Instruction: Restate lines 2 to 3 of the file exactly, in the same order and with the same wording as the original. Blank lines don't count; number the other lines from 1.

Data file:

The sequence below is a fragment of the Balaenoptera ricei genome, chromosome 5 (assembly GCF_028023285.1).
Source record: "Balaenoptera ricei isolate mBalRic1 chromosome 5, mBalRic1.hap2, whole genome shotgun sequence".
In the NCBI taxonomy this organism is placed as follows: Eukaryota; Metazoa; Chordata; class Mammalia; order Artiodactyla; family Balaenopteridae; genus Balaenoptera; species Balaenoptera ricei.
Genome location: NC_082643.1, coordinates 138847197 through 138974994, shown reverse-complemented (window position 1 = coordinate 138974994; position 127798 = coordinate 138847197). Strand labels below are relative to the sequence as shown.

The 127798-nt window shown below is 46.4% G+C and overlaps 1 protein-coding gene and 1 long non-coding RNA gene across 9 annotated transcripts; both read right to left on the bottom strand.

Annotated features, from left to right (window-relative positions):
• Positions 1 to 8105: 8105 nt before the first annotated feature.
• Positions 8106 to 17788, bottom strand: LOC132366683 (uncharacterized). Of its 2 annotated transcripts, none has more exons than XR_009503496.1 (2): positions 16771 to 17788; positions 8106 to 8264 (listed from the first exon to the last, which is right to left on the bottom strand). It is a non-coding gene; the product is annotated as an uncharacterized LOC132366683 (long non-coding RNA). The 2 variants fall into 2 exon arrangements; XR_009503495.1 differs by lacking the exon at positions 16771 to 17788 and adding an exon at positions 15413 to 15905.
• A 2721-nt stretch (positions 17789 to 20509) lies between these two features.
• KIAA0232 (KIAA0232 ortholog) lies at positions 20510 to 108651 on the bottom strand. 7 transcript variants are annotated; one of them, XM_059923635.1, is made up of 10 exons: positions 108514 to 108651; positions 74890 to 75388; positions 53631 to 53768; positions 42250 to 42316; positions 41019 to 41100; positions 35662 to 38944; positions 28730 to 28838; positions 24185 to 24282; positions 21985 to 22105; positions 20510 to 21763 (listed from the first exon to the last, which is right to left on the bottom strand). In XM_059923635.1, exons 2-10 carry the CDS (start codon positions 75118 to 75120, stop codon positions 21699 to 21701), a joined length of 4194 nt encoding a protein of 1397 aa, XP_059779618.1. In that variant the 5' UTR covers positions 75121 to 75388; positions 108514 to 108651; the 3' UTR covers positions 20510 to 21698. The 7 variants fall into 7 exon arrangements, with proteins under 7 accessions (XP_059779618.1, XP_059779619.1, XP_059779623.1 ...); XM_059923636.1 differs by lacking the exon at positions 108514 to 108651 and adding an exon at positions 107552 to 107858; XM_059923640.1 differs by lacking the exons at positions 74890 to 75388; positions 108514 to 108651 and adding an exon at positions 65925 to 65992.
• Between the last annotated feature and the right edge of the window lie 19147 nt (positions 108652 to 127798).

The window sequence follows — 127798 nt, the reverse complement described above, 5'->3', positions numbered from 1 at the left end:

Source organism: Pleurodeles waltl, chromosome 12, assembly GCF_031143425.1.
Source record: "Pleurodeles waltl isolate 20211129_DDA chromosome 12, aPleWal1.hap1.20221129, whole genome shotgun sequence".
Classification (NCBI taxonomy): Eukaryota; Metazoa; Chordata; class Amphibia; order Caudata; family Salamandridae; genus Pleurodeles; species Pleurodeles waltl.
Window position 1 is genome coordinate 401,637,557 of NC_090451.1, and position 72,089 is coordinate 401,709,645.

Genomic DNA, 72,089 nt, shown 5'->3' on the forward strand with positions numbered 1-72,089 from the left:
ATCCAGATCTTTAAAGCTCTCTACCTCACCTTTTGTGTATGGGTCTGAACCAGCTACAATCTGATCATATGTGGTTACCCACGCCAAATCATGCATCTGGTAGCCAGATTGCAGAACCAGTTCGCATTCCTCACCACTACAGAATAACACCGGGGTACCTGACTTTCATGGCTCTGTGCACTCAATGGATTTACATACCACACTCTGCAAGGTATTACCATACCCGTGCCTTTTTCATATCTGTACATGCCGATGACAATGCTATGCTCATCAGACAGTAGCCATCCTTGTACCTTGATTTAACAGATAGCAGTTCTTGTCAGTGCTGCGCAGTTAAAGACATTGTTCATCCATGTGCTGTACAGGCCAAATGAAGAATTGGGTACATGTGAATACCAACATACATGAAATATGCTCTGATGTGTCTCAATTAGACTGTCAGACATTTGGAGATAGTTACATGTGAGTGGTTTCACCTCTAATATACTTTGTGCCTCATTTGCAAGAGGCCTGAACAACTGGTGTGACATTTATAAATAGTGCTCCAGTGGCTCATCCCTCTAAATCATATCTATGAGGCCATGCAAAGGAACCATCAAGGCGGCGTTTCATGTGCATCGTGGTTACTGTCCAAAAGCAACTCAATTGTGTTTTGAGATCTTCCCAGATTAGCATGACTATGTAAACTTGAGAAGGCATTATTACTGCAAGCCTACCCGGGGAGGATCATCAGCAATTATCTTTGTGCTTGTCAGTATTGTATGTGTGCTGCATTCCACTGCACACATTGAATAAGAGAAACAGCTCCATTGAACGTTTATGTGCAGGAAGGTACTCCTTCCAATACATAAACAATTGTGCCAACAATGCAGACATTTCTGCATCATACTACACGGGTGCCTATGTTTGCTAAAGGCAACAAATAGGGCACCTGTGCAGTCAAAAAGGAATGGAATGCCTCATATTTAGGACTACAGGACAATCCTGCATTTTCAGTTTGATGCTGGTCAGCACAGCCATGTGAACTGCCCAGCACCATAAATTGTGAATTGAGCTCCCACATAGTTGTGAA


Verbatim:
Source record: "Balaenoptera ricei isolate mBalRic1 chromosome 5, mBalRic1.hap2, whole genome shotgun sequence".
In the NCBI taxonomy this organism is placed as follows: Eukaryota; Metazoa; Chordata; class Mammalia; order Artiodactyla; family Balaenopteridae; genus Balaenoptera; species Balaenoptera ricei.